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A cartel is an group of companies in a particular industry who agree not to undercut each other in prices, and who carve up the market territory to increase their own profits. They restrict the amount of output they produce to stabilize prices and insure profit margins. The net result is an oligopoly. The aim of such collusion is to maintain prices and profit by reducing competition.

Identifying and breaking up cartels is an important part of the competition policy overseen by antitrust laws in most countries, although proving the existence of a cartel is rarely easy, as firms are usually not so careless as to put agreements to collude on paper. The desire to form cartels is strong; however, most cartels are unstable.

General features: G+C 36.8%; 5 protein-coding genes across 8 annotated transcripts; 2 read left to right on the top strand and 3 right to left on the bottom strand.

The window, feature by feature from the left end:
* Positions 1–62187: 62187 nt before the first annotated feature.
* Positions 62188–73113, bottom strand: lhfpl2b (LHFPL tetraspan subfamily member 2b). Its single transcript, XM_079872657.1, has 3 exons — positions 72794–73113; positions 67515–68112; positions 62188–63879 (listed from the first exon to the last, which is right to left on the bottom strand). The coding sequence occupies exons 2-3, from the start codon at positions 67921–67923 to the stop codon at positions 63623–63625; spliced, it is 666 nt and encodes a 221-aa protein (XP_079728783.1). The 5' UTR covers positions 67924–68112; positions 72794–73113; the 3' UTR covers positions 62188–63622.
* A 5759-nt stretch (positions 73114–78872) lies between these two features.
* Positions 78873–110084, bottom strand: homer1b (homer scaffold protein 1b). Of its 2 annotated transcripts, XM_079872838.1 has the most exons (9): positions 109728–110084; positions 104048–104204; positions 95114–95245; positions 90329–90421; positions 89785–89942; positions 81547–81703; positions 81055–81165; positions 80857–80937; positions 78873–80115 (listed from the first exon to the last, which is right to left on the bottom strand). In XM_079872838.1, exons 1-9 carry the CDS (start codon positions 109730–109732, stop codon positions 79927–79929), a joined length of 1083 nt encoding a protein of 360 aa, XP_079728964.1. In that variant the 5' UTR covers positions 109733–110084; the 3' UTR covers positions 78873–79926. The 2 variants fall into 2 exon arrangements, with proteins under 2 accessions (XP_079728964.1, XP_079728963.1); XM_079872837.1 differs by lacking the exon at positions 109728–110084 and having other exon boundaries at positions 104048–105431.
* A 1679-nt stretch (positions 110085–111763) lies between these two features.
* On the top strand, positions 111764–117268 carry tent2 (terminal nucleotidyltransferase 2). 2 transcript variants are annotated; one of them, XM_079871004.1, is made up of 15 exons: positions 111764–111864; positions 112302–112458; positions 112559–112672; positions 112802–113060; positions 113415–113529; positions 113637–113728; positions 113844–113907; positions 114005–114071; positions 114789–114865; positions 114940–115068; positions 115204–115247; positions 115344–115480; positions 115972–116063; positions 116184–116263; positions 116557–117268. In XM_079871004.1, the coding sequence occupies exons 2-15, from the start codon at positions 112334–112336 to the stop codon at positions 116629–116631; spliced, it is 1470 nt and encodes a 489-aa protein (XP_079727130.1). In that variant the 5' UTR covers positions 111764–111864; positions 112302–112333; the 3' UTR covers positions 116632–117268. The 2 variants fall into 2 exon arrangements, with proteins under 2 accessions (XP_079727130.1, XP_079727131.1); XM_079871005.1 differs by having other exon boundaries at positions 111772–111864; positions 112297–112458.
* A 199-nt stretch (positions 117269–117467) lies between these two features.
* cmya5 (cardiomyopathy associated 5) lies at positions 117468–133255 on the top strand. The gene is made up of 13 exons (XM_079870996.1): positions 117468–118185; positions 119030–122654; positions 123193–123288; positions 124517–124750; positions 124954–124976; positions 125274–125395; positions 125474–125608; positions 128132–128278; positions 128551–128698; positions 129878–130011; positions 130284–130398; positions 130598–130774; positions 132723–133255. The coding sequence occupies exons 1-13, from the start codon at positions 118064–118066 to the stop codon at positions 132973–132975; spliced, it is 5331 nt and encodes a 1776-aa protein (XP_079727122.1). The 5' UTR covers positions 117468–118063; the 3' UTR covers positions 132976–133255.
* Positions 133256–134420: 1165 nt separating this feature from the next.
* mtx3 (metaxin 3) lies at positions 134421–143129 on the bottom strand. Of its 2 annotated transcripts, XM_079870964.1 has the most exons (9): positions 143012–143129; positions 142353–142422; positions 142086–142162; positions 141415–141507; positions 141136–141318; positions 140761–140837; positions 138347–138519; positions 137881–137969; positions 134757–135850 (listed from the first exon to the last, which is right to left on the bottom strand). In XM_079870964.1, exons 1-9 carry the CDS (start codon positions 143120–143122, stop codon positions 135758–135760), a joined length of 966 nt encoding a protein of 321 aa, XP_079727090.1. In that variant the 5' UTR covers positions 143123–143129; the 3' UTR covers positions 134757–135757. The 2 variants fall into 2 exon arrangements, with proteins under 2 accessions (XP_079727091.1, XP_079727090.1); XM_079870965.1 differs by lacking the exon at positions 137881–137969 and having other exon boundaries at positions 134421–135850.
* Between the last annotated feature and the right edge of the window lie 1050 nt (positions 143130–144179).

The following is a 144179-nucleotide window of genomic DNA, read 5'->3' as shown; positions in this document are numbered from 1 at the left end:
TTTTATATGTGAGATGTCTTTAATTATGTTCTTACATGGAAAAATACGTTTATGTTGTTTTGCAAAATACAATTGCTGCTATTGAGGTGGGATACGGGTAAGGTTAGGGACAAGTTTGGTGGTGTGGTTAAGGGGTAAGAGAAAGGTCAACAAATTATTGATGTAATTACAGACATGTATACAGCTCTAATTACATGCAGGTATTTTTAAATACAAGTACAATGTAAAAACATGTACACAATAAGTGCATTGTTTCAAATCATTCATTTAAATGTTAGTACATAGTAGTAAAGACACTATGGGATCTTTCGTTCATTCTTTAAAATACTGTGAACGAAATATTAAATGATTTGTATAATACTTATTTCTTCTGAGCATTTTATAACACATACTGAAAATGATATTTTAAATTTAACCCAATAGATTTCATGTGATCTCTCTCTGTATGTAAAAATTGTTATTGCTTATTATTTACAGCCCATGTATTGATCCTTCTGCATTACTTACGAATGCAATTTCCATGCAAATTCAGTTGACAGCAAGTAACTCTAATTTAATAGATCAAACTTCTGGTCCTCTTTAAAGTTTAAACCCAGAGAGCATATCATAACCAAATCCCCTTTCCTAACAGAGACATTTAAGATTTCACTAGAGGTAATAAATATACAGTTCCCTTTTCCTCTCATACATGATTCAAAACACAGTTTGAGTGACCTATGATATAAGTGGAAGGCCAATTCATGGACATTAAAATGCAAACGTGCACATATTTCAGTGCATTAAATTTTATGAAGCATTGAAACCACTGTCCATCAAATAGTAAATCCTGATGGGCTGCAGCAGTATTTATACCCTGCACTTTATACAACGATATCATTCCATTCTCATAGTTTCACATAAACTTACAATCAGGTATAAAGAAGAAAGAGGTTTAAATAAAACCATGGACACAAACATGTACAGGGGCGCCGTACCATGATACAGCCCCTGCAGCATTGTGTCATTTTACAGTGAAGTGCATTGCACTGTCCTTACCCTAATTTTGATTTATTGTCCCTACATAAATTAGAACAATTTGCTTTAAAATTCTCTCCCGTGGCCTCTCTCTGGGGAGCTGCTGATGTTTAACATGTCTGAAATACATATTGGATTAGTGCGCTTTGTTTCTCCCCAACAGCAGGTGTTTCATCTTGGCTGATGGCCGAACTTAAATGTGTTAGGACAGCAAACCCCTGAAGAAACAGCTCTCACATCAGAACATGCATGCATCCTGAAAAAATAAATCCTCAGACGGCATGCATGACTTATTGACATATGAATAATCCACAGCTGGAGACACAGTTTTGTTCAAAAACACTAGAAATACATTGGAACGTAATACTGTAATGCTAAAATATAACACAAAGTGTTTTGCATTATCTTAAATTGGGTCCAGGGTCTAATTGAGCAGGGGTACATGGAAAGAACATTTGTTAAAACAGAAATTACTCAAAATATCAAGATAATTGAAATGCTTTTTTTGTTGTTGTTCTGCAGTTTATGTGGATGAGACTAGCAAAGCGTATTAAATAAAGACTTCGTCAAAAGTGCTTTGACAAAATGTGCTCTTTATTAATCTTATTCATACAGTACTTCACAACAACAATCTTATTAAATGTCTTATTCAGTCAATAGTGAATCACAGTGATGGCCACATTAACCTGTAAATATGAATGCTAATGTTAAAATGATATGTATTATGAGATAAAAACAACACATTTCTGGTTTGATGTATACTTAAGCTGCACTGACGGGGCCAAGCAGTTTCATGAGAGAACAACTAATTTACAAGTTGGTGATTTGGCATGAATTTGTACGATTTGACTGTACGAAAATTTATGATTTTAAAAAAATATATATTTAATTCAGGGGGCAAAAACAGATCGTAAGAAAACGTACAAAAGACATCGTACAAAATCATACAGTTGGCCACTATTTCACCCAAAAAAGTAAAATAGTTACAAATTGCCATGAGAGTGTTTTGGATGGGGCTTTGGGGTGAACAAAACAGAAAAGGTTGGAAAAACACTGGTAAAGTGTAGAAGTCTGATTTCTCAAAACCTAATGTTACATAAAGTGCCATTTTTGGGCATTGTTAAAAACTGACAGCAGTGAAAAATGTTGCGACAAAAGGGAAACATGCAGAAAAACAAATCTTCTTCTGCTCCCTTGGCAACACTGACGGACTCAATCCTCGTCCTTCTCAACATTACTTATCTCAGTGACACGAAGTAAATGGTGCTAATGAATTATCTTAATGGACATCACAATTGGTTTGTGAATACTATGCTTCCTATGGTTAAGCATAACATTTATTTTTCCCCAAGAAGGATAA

OPEC is one example of a large global cartel; if one member of the cartel breaks the agreement on price fixing, it's not just an oil company that risks bankruptcy in a price war, but a whole country.

Another example is the monopolist practices of Big Tech. Big tech has led a war on constitutional freedoms since the election of President Donald J. Trump. Big Tech colluded to destroy the free speech platform Parler.

The 21st century saw a rise in illegal drug and human slavery cartels, particularly in Mexico.

See also